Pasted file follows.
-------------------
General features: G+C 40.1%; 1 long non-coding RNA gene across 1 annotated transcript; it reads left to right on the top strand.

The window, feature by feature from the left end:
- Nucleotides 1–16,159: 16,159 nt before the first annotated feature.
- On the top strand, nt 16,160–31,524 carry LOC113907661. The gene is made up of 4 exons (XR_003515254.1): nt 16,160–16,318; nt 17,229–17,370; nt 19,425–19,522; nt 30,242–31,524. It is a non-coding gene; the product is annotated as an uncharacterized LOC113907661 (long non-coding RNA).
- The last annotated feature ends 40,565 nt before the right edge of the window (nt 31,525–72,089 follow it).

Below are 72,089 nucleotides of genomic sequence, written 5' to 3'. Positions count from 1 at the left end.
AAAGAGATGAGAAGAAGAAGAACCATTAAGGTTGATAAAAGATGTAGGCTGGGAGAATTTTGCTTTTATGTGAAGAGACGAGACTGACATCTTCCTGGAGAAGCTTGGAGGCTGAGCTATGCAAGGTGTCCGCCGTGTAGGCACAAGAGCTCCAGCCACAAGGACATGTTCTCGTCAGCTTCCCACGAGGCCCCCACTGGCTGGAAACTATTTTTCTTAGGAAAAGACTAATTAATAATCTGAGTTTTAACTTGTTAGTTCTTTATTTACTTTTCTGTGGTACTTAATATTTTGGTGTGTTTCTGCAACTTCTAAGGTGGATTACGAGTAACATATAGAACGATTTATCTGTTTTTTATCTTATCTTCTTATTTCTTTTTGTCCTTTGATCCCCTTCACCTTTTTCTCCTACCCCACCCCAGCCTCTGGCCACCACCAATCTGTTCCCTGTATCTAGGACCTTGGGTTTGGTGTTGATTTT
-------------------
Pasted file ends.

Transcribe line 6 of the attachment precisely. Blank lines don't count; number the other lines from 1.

Below are 72,089 nucleotides of genomic sequence, written 5' to 3'. Positions count from 1 at the left end.